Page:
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New Jersey-headquartered game publisher Majesco is, these days, best known for publishing the Cooking Mama series. However, the company, despite a long history in the game industry that includes the production of the Genesis 3 under license from Sega, has -- until recently -- found a game franchise that delivers stronger success somewhat elusive.
In the prior console generation, after some major expansion moves, the company instead focused on high-profile core-focused titles. Its Advent Rising adventure game, envisioned as a sprawling, ambitious series with a story by popular sci-fi writer Orson Scott Card, flopped on the original Xbox; a PSP prequel was cancelled. In addition, results from the critically lauded Double Fine Productions title Psychonauts were not as promising as the company initially hoped.
As a result, the company ran into some significant financial troubles in 2006, and Majesco's president, Jesse Sutton, announced that the firm would "focus primarily on publishing value and handheld video games".
Partly, this seems to have been a financial necessity due to the large budgets blown-out on its major title. But in the face of the success of some of its casual games -- particularly the Japanese-developed Cooking Mama series -- the company has changed tack totally, and its financial results are improving significantly.
Now, Majesco is trying to concentrate on the casual audiences that made Mama so successful, control costs, and pick the projects that look and feel right for a particular targeted market. A recent major hit is a Jillian Michaels fitness game for the Wii, and there's a new push on with a GoPlay line of family-friendly Wii titles. (There have been some sales mis-steps, too, such as apparently overlooked Wii rhythm title Major Minor's Majestic March, from the creators of Parappa The Rapper.)
In this interview, Gui Karyo, the company's executive vice president of operations, spells out the company's new strategy in detail, and talks about how having a focus like that has allowed the company to increase sales drastically.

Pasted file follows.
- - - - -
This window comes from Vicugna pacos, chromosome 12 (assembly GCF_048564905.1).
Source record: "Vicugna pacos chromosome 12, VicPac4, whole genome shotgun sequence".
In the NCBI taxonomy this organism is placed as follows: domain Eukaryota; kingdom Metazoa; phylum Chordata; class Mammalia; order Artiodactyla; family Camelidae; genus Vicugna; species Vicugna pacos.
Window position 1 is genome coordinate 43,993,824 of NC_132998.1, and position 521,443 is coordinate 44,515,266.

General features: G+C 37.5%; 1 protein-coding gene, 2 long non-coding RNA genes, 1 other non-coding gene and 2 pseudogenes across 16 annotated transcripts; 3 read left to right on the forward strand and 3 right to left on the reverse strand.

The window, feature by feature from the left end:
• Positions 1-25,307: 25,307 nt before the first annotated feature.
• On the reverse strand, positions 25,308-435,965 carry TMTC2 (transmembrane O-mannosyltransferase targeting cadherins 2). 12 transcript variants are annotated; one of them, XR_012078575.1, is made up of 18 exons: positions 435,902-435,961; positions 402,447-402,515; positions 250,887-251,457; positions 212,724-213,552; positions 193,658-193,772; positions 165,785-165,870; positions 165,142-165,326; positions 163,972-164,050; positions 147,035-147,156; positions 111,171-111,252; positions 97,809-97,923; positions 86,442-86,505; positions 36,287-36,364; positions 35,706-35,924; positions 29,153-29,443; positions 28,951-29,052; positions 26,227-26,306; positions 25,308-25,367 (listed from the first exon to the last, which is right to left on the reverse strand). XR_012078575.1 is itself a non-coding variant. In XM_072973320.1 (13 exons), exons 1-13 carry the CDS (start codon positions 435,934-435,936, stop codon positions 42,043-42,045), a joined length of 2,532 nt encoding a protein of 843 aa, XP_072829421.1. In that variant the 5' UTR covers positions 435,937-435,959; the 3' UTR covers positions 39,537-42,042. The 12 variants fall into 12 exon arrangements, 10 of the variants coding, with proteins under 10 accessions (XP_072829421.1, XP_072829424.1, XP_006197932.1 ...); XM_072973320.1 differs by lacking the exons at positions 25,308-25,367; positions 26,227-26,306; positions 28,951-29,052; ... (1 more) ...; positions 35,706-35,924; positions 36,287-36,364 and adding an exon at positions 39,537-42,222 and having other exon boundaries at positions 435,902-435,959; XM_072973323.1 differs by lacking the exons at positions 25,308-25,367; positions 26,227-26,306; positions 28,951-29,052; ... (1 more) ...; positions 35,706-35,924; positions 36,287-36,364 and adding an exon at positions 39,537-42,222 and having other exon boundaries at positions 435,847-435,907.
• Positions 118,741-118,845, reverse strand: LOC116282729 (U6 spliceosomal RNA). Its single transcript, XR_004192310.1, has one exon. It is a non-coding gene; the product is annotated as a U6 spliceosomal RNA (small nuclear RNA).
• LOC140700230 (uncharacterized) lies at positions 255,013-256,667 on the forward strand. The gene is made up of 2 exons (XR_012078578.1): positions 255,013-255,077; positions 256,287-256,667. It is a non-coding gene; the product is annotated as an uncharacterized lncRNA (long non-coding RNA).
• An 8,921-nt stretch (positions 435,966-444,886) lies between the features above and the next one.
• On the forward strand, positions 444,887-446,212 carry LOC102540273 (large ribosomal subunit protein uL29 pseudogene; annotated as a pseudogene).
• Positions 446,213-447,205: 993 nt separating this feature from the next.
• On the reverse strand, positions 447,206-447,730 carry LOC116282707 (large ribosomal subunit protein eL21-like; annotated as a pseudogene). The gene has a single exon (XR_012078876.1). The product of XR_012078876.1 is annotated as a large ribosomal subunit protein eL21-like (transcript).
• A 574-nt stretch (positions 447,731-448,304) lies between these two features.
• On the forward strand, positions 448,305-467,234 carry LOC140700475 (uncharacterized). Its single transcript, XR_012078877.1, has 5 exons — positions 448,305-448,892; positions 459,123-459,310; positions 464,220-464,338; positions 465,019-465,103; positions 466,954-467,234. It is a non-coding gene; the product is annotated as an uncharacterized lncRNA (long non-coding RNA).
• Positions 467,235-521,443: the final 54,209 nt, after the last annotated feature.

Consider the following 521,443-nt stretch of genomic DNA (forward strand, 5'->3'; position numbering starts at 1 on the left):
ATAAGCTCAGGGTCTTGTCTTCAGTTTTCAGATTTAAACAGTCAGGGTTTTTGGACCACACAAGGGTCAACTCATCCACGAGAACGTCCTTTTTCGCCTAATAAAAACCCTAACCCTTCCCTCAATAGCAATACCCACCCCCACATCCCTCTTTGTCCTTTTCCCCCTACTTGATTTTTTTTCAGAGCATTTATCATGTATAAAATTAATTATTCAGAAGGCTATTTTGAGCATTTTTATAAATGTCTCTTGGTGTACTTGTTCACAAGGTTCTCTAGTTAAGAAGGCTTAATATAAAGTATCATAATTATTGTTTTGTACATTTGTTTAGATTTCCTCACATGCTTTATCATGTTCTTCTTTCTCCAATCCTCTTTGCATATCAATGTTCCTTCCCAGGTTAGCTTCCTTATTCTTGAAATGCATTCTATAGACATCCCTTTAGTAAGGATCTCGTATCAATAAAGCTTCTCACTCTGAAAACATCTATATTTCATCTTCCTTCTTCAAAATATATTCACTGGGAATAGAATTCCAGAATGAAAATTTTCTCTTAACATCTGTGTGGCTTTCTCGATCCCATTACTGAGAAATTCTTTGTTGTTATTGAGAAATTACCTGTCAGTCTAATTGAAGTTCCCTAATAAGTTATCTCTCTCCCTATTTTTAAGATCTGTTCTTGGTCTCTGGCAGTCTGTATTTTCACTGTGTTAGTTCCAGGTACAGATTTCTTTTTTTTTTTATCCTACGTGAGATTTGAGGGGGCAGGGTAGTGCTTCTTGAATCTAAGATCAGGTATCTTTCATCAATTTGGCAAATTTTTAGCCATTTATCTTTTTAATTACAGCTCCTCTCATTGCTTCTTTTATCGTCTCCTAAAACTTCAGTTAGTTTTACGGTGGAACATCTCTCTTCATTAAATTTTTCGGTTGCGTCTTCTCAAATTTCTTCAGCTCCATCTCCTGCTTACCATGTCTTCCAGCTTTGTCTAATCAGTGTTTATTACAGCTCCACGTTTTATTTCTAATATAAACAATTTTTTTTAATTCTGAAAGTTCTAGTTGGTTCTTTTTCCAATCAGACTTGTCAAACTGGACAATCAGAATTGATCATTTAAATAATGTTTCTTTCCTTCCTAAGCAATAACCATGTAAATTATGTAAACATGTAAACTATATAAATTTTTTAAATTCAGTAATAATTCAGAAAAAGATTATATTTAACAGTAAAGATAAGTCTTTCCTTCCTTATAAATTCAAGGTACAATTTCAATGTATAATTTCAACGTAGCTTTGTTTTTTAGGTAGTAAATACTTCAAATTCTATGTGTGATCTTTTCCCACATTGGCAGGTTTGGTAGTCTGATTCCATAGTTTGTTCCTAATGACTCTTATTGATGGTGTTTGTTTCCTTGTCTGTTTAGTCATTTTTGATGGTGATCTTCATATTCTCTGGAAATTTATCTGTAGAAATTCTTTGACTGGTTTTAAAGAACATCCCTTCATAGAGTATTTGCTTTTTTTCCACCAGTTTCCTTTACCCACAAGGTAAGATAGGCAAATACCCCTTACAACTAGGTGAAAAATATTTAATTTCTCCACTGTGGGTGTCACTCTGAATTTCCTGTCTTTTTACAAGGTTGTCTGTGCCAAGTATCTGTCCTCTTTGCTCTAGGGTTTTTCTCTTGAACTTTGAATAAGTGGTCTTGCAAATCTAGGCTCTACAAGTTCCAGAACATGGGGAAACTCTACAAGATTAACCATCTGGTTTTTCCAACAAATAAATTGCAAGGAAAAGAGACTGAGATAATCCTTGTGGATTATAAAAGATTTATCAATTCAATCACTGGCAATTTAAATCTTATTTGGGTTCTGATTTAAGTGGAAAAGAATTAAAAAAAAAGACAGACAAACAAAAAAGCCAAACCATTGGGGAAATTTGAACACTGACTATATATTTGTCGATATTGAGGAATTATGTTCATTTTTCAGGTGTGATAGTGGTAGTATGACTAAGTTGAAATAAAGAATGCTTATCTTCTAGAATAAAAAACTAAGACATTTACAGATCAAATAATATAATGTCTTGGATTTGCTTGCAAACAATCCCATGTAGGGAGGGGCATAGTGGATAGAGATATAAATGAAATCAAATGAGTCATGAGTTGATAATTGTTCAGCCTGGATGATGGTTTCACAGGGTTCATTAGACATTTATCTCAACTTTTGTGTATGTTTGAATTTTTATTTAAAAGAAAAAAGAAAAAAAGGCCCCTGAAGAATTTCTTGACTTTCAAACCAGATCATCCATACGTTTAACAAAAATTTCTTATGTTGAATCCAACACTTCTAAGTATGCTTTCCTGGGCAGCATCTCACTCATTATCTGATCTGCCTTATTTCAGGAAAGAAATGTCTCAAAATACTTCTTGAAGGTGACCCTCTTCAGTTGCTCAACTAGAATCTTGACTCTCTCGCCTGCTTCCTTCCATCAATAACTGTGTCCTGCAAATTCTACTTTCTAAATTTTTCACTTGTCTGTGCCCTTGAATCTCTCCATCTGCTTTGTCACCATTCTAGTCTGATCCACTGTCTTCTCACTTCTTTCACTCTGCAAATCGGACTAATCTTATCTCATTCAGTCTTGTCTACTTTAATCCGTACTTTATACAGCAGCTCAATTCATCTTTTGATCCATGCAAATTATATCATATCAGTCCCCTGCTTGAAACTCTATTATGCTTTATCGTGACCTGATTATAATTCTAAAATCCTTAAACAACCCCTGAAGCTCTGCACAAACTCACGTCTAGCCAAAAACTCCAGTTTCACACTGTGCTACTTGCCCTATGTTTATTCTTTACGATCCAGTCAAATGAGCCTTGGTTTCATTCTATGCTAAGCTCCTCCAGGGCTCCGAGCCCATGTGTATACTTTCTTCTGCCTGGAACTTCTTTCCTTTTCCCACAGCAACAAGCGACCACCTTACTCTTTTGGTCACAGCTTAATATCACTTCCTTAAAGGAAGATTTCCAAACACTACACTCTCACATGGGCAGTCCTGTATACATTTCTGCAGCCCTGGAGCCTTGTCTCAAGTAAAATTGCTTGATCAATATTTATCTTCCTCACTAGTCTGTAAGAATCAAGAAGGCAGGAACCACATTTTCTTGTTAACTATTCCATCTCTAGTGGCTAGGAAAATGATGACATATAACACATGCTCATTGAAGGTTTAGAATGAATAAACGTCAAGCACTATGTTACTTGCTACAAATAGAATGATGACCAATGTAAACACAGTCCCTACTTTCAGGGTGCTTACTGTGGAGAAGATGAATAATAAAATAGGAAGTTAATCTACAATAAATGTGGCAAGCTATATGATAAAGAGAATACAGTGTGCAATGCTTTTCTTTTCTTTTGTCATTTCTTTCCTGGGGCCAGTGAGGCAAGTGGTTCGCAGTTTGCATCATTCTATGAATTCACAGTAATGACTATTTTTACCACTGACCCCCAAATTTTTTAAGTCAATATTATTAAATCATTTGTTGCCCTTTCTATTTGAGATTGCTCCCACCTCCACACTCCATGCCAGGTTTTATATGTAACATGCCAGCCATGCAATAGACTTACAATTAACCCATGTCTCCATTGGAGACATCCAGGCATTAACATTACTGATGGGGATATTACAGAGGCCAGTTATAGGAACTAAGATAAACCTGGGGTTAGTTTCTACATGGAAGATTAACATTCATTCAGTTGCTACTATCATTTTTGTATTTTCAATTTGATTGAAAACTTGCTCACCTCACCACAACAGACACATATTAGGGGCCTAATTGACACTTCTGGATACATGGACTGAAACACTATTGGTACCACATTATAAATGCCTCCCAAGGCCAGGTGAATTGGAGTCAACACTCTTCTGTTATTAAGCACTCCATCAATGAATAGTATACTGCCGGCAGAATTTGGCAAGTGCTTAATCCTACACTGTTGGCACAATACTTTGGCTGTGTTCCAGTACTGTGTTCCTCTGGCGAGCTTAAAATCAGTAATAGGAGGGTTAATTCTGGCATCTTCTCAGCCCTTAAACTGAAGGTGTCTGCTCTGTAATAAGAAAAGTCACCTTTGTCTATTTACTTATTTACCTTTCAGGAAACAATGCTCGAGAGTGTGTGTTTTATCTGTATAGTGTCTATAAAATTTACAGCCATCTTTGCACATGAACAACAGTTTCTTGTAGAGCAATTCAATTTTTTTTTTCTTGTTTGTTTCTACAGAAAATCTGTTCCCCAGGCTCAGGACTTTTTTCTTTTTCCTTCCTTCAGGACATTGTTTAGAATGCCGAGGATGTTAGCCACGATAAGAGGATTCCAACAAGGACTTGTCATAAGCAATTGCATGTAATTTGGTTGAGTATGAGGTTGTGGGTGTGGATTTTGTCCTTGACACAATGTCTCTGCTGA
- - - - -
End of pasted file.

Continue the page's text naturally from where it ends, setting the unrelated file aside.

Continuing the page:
Majesco has had two very large shifts in the past few years. One was to larger titles, and then the other was a more casual space. You joined as part of the more recent restructuring. Can you talk about the methodology of the shift on a smaller scale? A lot of companies haven't been able to do it.
Gui Karyo: [laughs] That's interesting. You know, Majesco has a certain advantage from its 25-year experience -- predating me, obviously -- that they have always had the capacity and understanding about how to develop a product for a low mean cost. And not just random product but product that has a high quality level in comparison to how much we spent on it.
And certainly in terms of the shift from triple-A games to the mass-market casual business that we've been focusing on, I think one of the things that made us far more nimble at it than some of the other publishers is simply that we understand the economies of development at that scale. I mean, I certainly know that particularly for some of the larger publishers, it's taking them a lot longer to figure out how to successfully produce stuff where your budgets are often less than a million dollars and where your marketing budgets are a fraction of that, even.